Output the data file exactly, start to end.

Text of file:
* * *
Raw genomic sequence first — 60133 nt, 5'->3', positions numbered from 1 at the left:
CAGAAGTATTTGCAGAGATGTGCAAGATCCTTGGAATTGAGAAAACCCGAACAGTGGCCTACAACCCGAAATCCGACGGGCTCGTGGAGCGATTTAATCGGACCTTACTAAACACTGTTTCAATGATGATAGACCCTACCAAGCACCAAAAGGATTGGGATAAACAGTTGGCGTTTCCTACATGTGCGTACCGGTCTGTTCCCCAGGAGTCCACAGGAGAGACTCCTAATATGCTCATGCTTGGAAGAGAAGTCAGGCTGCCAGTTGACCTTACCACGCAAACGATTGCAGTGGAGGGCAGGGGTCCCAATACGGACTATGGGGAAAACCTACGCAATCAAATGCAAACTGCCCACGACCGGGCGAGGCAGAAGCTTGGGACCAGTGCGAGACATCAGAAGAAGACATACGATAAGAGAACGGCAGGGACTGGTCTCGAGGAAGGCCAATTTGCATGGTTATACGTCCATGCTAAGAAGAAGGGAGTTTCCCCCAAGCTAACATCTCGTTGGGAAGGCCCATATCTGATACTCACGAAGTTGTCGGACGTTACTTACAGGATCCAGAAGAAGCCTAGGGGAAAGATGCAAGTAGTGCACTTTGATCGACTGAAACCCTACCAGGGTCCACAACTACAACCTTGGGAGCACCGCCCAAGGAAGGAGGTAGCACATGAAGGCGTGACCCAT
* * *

Raw genomic sequence first — 60133 nt, 5'->3', positions numbered from 1 at the left:
CAGAAGTATTTGCAGAGATGTGCAAGATCCTTGGAATTGAGAAAACCCGAACAGTGGCCTACAACCCGAAATCCGACGGGCTCGTGGAGCGATTTAATCGGACCTTACTAAACACTGTTTCAATGATGATAGACCCTACCAAGCACCAAAAGGATTGGGATAAACAGTTGGCGTTTCCTACATGTGCGTACCGGTCTGTTCCCCAGGAGTCCACAGGAGAGACTCCTAATATGCTCATGCTTGGAAGAGAAGTCAGGCTGCCAGTTGACCTTACCACGCAAACGATTGCAGTGGAGGGCAGGGGTCCCAATACGGACTATGGGGAAAACCTACGCAATCAAATGCAAACTGCCCACGACCGGGCGAGGCAGAAGCTTGGGACCAGTGCGAGACATCAGAAGAAGACATACGATAAGAGAACGGCAGGGACTGGTCTCGAGGAAGGCCAATTTGCATGGTTATACGTCCATGCTAAGAAGAAGGGAGTTTCCCCCAAGCTAACATCTCGTTGGGAAGGCCCATATCTGATACTCACGAAGTTGTCGGACGTTACTTACAGGATCCAGAAGAAGCCTAGGGGAAAGATGCAAGTAGTGCACTTTGATCGACTGAAACCCTACCAGGGTCCACAACTACAACCTTGGGAGCACCGCCCAAGGAAGGAGGTAGCACATGAAGGCGTGACCCAT